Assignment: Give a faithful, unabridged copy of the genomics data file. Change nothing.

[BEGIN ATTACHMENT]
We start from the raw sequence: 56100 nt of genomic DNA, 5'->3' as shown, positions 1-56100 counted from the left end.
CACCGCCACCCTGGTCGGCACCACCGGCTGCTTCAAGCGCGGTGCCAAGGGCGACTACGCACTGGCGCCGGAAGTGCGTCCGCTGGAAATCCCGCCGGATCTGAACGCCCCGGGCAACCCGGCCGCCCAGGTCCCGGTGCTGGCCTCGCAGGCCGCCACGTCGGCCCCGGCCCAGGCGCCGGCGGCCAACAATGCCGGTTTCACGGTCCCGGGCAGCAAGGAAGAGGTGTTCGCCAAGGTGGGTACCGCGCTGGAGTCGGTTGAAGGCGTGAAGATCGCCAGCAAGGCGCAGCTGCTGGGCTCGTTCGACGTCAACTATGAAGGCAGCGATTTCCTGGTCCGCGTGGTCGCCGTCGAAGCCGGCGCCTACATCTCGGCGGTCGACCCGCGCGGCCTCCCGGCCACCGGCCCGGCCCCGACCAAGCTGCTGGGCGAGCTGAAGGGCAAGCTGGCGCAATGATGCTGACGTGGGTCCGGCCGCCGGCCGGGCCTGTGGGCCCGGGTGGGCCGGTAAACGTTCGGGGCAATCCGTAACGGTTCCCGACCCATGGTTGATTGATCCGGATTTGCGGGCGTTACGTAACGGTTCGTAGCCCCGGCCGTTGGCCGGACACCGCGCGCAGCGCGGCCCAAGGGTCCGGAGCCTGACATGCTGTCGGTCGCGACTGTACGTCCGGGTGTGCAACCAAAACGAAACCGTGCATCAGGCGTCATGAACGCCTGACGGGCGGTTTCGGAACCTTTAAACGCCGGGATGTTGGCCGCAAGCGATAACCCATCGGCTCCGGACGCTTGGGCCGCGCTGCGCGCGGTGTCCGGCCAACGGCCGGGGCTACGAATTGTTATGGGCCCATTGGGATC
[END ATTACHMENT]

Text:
We start from the raw sequence: 56100 nt of genomic DNA, 5'->3' as shown, positions 1-56100 counted from the left end.
CACCGCCACCCTGGTCGGCACCACCGGCTGCTTCAAGCGCGGTGCCAAGGGCGACTACGCACTGGCGCCGGAAGTGCGTCCGCTGGAAATCCCGCCGGATCTGAACGCCCCGGGCAACCCGGCCGCCCAGGTCCCGGTGCTGGCCTCGCAGGCCGCCACGTCGGCCCCGGCCCAGGCGCCGGCGGCCAACAATGCCGGTTTCACGGTCCCGGGCAGCAAGGAAGAGGTGTTCGCCAAGGTGGGTACCGCGCTGGAGTCGGTTGAAGGCGTGAAGATCGCCAGCAAGGCGCAGCTGCTGGGCTCGTTCGACGTCAACTATGAAGGCAGCGATTTCCTGGTCCGCGTGGTCGCCGTCGAAGCCGGCGCCTACATCTCGGCGGTCGACCCGCGCGGCCTCCCGGCCACCGGCCCGGCCCCGACCAAGCTGCTGGGCGAGCTGAAGGGCAAGCTGGCGCAATGATGCTGACGTGGGTCCGGCCGCCGGCCGGGCCTGTGGGCCCGGGTGGGCCGGTAAACGTTCGGGGCAATCCGTAACGGTTCCCGACCCATGGTTGATTGATCCGGATTTGCGGGCGTTACGTAACGGTTCGTAGCCCCGGCCGTTGGCCGGACACCGCGCGCAGCGCGGCCCAAGGGTCCGGAGCCTGACATGCTGTCGGTCGCGACTGTACGTCCGGGTGTGCAACCAAAACGAAACCGTGCATCAGGCGTCATGAACGCCTGACGGGCGGTTTCGGAACCTTTAAACGCCGGGATGTTGGCCGCAAGCGATAACCCATCGGCTCCGGACGCTTGGGCCGCGCTGCGCGCGGTGTCCGGCCAACGGCCGGGGCTACGAATTGTTATGGGCCCATTGGGATC